If you and your children recently became U.S. citizens, you may want to get your U.S. passports. The passport application process for children under age 18 is a little different from the process for adults, even though everyone must complete Form DS-11 for their U.S. passports. This article will explain the different requirements for children applying for U.S. passports.
Children under the age of 16 must apply for U.S. passports in person with Form DS-11. They must be accompanied by two of their parents or guardians. With Form DS-11, you can apply for a passport book, passport card, or both documents for your child. You can schedule an appointment at a passport agency through the National Passport Information Center’s website.
Parents and guardians will have to bring their government-issued photo identification document and proof of parental relationship to the child to the passport agency. Examples of eligible documents include your driver’s license, citizenship documents, child’s foreign or U.S. birth certificate, adoption decree, divorce/custody decree, court order documents, marriage certificate, name change documents, or a report of birth abroad from a U.S. embassy or consulate.
If you cannot accompany your child in person, you can authorize issuance for the U.S. Department of State to grant your child a passport with Form DS-3053.
Both you and your child will need to bring certified copies of proof of U.S. citizenship, such as a certificate of naturalization or certificate of citizenship, as well as proof of identity, photo, and passport fees, to a passport acceptance facility.
There is an $80 fee for passport books, $15 fee for passport cards, and a $95 application fee for both the passport book and card. If approved, you will need to pay a $35 execution fee for your child’s application form. You can pay application and execution fees via a check or money order. You will pay any additional fees (execution fees or expedite fees) separately from application fees. You will pay application and expedite fees to the U.S. Department of State and pay execution fees to the acceptance facility you visit.
Both first-time applicants and children who have previously held a U.S. passport will need to file Form DS-11. Note that you cannot use the passport renewal application, or Form DS-82, to renew your child’s passport. Even if this is not your child’s first U.S. passport, be sure to use Form DS-11. The expiration date for passports for children under age 16 occurs 5 years after issuance.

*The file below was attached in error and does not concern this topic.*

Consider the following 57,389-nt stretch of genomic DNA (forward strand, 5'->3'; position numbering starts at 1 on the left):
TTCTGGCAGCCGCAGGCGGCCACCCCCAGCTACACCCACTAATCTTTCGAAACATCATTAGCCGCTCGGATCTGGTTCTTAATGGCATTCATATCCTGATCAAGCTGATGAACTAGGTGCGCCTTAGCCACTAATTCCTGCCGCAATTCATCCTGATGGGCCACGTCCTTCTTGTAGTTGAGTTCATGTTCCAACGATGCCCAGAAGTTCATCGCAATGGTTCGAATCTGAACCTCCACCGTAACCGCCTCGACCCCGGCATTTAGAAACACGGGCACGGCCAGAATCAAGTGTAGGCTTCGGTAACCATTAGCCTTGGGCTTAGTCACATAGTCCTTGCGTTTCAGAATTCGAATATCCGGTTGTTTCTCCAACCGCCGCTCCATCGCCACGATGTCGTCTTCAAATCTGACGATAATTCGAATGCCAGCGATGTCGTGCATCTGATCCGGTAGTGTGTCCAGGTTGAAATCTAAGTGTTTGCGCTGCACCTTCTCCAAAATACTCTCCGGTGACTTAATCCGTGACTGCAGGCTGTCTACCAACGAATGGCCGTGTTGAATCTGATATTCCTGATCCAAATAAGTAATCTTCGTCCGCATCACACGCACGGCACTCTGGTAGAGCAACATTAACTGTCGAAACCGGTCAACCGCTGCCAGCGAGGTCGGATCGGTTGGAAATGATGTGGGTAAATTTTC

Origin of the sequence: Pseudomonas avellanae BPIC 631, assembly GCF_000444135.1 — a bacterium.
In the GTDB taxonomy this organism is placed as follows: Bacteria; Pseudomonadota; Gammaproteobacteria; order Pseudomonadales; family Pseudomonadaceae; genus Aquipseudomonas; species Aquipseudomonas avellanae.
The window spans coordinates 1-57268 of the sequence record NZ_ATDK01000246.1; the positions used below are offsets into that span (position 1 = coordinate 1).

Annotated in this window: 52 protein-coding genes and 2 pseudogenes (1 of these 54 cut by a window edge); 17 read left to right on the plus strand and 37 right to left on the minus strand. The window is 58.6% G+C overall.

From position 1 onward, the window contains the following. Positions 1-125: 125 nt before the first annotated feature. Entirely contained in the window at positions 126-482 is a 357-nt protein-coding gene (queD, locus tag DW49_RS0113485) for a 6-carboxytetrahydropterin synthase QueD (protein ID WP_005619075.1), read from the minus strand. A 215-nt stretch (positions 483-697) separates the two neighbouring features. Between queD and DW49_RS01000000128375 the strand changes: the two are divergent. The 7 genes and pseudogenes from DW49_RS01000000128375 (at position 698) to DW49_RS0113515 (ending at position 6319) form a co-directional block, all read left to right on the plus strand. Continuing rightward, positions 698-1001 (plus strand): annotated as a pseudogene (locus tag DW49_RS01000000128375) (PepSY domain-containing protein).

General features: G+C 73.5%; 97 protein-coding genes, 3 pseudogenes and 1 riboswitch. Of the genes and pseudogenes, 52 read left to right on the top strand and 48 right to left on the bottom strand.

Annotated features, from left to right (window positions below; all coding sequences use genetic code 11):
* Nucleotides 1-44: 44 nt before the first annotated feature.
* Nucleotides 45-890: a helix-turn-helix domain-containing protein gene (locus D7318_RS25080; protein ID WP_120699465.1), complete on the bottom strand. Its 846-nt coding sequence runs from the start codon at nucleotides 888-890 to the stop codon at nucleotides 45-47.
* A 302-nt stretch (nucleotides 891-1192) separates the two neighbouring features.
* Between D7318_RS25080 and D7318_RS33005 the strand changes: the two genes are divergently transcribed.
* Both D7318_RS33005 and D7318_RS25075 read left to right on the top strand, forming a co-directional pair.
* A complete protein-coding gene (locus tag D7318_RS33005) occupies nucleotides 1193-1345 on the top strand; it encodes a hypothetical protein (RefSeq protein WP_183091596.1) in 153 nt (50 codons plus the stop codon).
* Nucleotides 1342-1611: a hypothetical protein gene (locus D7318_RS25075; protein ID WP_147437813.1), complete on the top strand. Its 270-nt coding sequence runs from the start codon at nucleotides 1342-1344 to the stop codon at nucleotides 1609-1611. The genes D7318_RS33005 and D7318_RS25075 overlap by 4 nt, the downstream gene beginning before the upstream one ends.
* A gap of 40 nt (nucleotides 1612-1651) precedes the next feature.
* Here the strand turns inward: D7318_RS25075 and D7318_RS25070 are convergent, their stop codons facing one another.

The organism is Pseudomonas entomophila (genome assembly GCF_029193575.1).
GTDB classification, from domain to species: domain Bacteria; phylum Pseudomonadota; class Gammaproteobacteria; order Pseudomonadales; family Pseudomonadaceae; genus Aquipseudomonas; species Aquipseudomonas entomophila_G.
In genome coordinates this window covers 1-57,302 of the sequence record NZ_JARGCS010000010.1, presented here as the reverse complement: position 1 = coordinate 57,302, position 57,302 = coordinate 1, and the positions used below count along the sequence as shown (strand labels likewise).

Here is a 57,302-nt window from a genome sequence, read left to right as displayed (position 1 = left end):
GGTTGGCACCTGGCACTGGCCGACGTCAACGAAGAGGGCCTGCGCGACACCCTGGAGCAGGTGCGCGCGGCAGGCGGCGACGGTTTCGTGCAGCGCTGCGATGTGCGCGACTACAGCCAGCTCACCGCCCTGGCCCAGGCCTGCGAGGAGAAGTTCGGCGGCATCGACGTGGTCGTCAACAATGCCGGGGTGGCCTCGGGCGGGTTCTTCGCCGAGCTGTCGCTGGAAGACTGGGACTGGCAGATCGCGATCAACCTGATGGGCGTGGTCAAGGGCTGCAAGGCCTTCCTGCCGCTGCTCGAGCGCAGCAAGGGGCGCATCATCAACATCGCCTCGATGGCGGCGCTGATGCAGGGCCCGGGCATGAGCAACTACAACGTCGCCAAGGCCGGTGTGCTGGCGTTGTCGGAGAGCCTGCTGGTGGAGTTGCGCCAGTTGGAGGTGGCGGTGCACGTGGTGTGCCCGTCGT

See the Department of State’s website for more guidance on applying for a new passport and which documents qualify as evidence of U.S. citizenship.
Children aged 16 to 17 can apply for a passport accompanied by at least one parent or guardian. Their parent or guardian must show a government-issued photo ID and certify that they are aware their child will receive a passport.
During an appointment, an acceptance agent will ask you (the parent or guardian) to sign Form DS-11. But, your child can also submit Form DS-11 on their own if you provide your signed, notarized consent. You should include a photocopy of the front of your ID with your statement of consent.
The U.S. Department of State will deny your child’s passport application if you send them a written objection.
The U.S. Department of State can take up to 14 weeks to process your Form DS-11 application. But, if you have earlier travel plans, it’s possible to expedite passport processing. By paying an additional $60 application fee, the Department of State can process your Form DS-11 within ten weeks after submission.
You can use the U.S. passport services’ status tracker to check your child’s application status online. Usually, it can take four weeks after submitting your child’s U.S. passport application for their status to change to “In Process.” If your child’s passport status says “Not Available,” it means that your child’s application and any supporting documents are on their way to the Department of State.
You will only be able to apply for a passport for your child if they are a U.S. citizen. Obtaining U.S. citizenship can be complicated, but working with a good immigration attorney can make it easier. If your child has a green card and you would like to naturalize as U.S. citizens, we may be able to help. If you are eligible, our free web app will walk you through the process and help you prepare and file your application with the U.S. government. Click "Get Started" to see how we can help make your American dream come true!